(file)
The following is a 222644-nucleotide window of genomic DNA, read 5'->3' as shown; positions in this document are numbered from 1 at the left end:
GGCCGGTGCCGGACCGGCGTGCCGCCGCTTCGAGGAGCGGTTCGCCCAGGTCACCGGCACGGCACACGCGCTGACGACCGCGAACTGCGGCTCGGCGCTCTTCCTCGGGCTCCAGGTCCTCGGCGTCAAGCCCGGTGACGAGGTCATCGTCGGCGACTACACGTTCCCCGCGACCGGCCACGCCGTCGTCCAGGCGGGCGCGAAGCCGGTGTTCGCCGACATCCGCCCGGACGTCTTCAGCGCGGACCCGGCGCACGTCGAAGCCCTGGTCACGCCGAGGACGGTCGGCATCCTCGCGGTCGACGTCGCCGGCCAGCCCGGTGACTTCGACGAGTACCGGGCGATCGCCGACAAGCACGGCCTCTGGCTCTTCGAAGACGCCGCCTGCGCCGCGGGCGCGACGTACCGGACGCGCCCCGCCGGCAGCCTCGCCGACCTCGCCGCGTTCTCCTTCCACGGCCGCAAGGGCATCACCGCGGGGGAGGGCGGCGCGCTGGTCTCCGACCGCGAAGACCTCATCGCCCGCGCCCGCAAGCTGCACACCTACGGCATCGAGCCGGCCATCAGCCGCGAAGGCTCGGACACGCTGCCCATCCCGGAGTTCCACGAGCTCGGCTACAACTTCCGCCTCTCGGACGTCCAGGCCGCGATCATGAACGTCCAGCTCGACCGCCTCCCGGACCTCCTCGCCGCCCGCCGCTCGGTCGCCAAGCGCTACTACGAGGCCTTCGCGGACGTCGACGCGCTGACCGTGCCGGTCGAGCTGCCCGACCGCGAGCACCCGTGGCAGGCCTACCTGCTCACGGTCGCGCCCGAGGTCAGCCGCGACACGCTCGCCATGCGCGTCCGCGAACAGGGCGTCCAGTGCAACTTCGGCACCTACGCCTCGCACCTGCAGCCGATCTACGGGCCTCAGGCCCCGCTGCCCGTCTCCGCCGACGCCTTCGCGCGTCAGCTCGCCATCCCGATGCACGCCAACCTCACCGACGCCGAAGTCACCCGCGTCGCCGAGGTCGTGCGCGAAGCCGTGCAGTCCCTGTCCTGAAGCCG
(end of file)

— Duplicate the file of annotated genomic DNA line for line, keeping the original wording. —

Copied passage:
The following is a 222644-nucleotide window of genomic DNA, read 5'->3' as shown; positions in this document are numbered from 1 at the left end:
GGCCGGTGCCGGACCGGCGTGCCGCCGCTTCGAGGAGCGGTTCGCCCAGGTCACCGGCACGGCACACGCGCTGACGACCGCGAACTGCGGCTCGGCGCTCTTCCTCGGGCTCCAGGTCCTCGGCGTCAAGCCCGGTGACGAGGTCATCGTCGGCGACTACACGTTCCCCGCGACCGGCCACGCCGTCGTCCAGGCGGGCGCGAAGCCGGTGTTCGCCGACATCCGCCCGGACGTCTTCAGCGCGGACCCGGCGCACGTCGAAGCCCTGGTCACGCCGAGGACGGTCGGCATCCTCGCGGTCGACGTCGCCGGCCAGCCCGGTGACTTCGACGAGTACCGGGCGATCGCCGACAAGCACGGCCTCTGGCTCTTCGAAGACGCCGCCTGCGCCGCGGGCGCGACGTACCGGACGCGCCCCGCCGGCAGCCTCGCCGACCTCGCCGCGTTCTCCTTCCACGGCCGCAAGGGCATCACCGCGGGGGAGGGCGGCGCGCTGGTCTCCGACCGCGAAGACCTCATCGCCCGCGCCCGCAAGCTGCACACCTACGGCATCGAGCCGGCCATCAGCCGCGAAGGCTCGGACACGCTGCCCATCCCGGAGTTCCACGAGCTCGGCTACAACTTCCGCCTCTCGGACGTCCAGGCCGCGATCATGAACGTCCAGCTCGACCGCCTCCCGGACCTCCTCGCCGCCCGCCGCTCGGTCGCCAAGCGCTACTACGAGGCCTTCGCGGACGTCGACGCGCTGACCGTGCCGGTCGAGCTGCCCGACCGCGAGCACCCGTGGCAGGCCTACCTGCTCACGGTCGCGCCCGAGGTCAGCCGCGACACGCTCGCCATGCGCGTCCGCGAACAGGGCGTCCAGTGCAACTTCGGCACCTACGCCTCGCACCTGCAGCCGATCTACGGGCCTCAGGCCCCGCTGCCCGTCTCCGCCGACGCCTTCGCGCGTCAGCTCGCCATCCCGATGCACGCCAACCTCACCGACGCCGAAGTCACCCGCGTCGCCGAGGTCGTGCGCGAAGCCGTGCAGTCCCTGTCCTGAAGCCG